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Housing issues affect everyone in Connecticut, from those who are searching for a safe place to live, to those who may find it increasingly difficult to afford a place they already call home.WNPR is covering Connecticut's housing and homelessness issues in a series that examines how residents are handling the challenges they face. We look at the trends that matter most right now, and tell stories that help bring the issues to light.

Formerly Incarcerated Women Displaced By Fire Get New Home

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Frankie Graziano
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Connecticut Public Radio
The living room inside a home in Manchester where women who recently got out of prison are living together. It features a Christmas tree that was donated to the women.

Five Connecticut women returning from prison just got a big gift in time for the holiday season -- a new home.

Their old one in Hartford -- a reentry home known as Mart’s House -- went up in flames in June.

Now in Manchester, there’s Mart’s House II.

“This is like a nice, quaint house,” said Kimberly Lebel, one of the women who just moved into the Manchester home. “[The old one] was more like an institution -- a room in an institution.”

Mart’s House is run by a Connecticut nonprofit called Community Partners in Action, which is dedicated to helping women who’ve recently left the York Correctional Institution in Niantic. Lebel and Monique Greene are two of those women.

After the Hartford fire, they had to stay at an old juvenile detention center around the corner from the State Capitol, also in Hartford. There were bars on the windows.

“The old center reminded me of a halfway house, and I didn’t like it at all,” Greene said. I stayed out as much as I could.”

The new home also offers something Greene needs -- proximity to a bus stop, which connects her to potential employers.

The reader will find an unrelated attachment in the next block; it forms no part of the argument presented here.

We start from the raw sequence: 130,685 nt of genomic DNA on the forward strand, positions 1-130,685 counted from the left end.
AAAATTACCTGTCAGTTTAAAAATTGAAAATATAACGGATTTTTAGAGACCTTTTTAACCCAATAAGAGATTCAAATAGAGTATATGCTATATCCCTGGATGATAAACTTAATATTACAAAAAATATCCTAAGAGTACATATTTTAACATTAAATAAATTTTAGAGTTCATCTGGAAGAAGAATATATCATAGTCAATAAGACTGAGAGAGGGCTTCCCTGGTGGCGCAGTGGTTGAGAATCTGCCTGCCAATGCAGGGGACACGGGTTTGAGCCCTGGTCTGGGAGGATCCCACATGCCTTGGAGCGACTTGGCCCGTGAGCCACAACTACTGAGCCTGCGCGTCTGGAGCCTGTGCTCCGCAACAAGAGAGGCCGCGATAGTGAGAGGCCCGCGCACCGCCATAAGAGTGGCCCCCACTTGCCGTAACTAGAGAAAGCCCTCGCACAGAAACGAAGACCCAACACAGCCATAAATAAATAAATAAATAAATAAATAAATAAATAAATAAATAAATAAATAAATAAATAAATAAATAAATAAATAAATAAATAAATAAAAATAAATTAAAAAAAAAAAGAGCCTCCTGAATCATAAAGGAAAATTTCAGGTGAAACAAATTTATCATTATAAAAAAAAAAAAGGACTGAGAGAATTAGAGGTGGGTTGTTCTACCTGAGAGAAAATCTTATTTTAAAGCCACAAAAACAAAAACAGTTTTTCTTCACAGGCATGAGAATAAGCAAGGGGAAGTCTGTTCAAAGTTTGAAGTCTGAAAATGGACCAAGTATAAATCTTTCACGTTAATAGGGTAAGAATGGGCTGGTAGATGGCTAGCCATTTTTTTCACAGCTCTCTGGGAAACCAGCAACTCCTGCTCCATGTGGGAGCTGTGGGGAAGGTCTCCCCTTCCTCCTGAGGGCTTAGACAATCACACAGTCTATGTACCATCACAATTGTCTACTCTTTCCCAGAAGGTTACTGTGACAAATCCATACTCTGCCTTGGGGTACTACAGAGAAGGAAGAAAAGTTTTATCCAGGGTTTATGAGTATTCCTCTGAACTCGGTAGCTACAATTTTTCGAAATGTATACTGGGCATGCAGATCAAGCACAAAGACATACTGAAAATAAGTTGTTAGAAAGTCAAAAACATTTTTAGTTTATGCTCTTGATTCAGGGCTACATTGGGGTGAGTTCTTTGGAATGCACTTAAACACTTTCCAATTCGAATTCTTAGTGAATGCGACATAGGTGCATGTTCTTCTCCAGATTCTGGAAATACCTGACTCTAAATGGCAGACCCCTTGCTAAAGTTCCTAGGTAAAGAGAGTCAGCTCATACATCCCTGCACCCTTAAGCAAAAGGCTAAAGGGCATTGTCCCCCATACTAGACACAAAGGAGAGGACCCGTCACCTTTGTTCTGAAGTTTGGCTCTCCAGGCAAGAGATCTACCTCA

“They got Wendy’s, they got McDonald’s, Burger King, Subway -- they’ve got all the restaurants and I have experience in them,” Greene said.

In the kitchen of the new home is a sign on the wall that says, “When one door closes, another opens.”

In this case, the door comes with an address to type on the top line of a résumé. That’s everything to someone reentering society from prison.

“I need a job. I’m into food service. I can do housework,” Greene said. “I just want to work for the new year.”

Housemate Yveline Louissaint goes to school at Capital Community College.

“I am now working, and I was able to save money,” Louissaint said. “I bought a car, so I’m able to go to school with a car.”

It’s a change from the summer when Louissaint was frustrated about not being hired anywhere she applied.

“My felony was too fresh. I just came home, so no, I wasn’t given a chance by anybody at that time,” Louissaint said. “But, with time -- and God’s help -- the situation has changed.”

Ultimately, the five women at Mart’s House would prefer their own place. But for now, the new house in Manchester is giving them the kind of fresh start they sought when they got out of prison.

If you read any of Frankie Graziano’s previous biographies, they’d be all about his passion for sports. But times change – and he’s a family man now.

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